Courts judge crimes, inquiries judge sins
Here’s a fact that will change the way you think about public inquiries. In the UK, over the past three decades, the number of public inquiries held amounts to around 70.
It’s difficult to know the exact number if all you do is follow the news. There are always at least three running concurrently, but it’s often been rather more than that. In 2010, it was 16.
Those numbers should make anyone think again — no matter what they were thinking before.
For those who think that a public inquiry should be an extraordinary event: You may be convinced that requests for such inquiries — on the Electrogas deal; on migrant pushbacks; on government decisions on the pandemic — show lack of a sense of proportion. But inquiries are a routine way of investigating questions of public concern, particularly if lives have been lost or put at risk, or if there’s been gross mismanagement of public resources.
Inquiries are routine because they’re based on the conviction that in a democracy the State serves the public interest, and being transparent is part of that. An inquiry is held on behalf of the public interest.
In the UK, inquiries are usually demanded by the Opposition and advocacy groups. As here, they draw attention to the politics behind decisions.
Inquiry panels are famous for their thoroughness. In at least one recent case, a key government official was ordered to hand over his private diaries. There’s nothing that we’ve seen in the Daphne Caruana Galizia inquiry that would strike a British observer as over the line.
But that magic number of 70 should give government critics something to think about too. Seventy is just a fraction of the inquiries demanded. The vast majority are turned down.
Ministers get out of ordering an inquiry if they can— particularly if it’s an inquiry that could embarrass them personally. Once an inquiry begins, it’s difficult to stop. It’s a right that’s never been exercised.
Ministers have some stock excuses. Transparency comes at a cost, usually running into millions (even hundreds of millions in one case). We’re getting our Caruana Galizia inquiry dirt cheap.
Besides expense, ministers can claim an inquiry would take too long — an average of two years, although it can be much longer. What determines if ministers get away with turning down requests is the level of public interest.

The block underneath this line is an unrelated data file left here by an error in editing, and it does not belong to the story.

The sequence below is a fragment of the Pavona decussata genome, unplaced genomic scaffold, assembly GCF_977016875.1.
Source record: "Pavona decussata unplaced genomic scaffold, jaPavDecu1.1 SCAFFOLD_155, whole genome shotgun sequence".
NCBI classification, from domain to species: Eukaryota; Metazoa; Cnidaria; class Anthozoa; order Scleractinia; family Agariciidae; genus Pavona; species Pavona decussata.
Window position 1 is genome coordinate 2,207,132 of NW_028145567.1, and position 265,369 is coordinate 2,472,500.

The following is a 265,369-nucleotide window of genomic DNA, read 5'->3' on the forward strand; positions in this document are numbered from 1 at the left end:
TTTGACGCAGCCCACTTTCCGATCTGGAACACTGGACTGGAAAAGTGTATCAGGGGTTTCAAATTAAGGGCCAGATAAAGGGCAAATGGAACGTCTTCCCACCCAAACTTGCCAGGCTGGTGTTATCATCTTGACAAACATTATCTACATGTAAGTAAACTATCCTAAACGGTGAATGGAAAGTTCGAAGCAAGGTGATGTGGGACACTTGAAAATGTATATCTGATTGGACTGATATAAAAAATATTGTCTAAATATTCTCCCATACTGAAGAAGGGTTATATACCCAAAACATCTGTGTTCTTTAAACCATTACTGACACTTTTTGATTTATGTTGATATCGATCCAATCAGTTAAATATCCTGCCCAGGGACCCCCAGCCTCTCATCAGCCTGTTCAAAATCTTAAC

Even in a mature democracy like the UK, turning down requests for an inquiry is even more routine than having one. It’s not undemocratic in itself.
A final aspect of that magic number of 70 inquiries: If the number surprised you, it’s because you’ve hardly heard of any of them, even if you’re a UK news junkie. You’ve only heard of a fraction of a fraction of the inquiries demanded. Most pass unnoticed.
That’s one of the main reasons why inquiry reports hardly ever change people’s minds. They’re distrusted if they clear the government of wrongdoing. The people interested in an inquiry are often those who already feel aggrieved.
That’s not always the case, of course. But with several inquiries running concurrently, the public’s attention space is likely to be divided between inquiries, unless one hogs the limelight.
Joseph Muscat understood this well. There was a point where the number of scandals oozing out of his government got to be so many that we paradoxically lost our ability to track them. They got rolled all into one.
Where does this leave us — with government critics demanding more public inquiries and Robert Abela pouring doubt about the very purpose of inquiries?
The critics should think very carefully about their demands. They may be making strategic mistakes.
A public inquiry into Covid-19 decisions would be a fool’s errand, given that no one anywhere knows quite how much leadership really matters. Yes, attracting super-spreader events to Malta was bone-headed — but we know that already, just as we know Abela was responsible.
A public inquiry into pushbacks would get bogged down in the overlap with a (potential) criminal investigation — since the core issue is whether the State committed crimes, not just political sins.
And an inquiry into the Electrogas deal — if it is to go beyond what we already know through the Auditor General and the Caruana Galizia inquiry itself — would need to comb through thousands of documents. It would take very long to get a report, probably well after the next general election.
Its hearings, whether held concurrently with the Caruana Galizia inquiry or after, will blur with the latter in the public mind. It could as easily numb people to the facts, as arouse their indignation.
The critics’ mistake is to undermine the effectiveness of an inquiry by demanding the wrong one or too many.
Abela, however, is doing something else. He is undermining an institution — that of the value of the public inquiry in itself.
Inquiries investigate political sins, not crimes. Law courts have no business passing judgement on sins or policies; they just apply the law. When Abela implies investigations should be left primarily to courts, he is removing himself from a particular kind of scrutiny.
It’s scrutiny in the public interest. It’s unlike the adversarial argument in the law courts. Express cynicism about public inquiries, and you’re essentially scorning the thought that a public interest exists above party political competition.
A prime minister indicating cynicism about scrutiny in the name of the public interest? In our capacity, as a society, to conduct it? That’s disturbing. To the degree that it deprives us of a vital democratic institution, it’s disqualifying.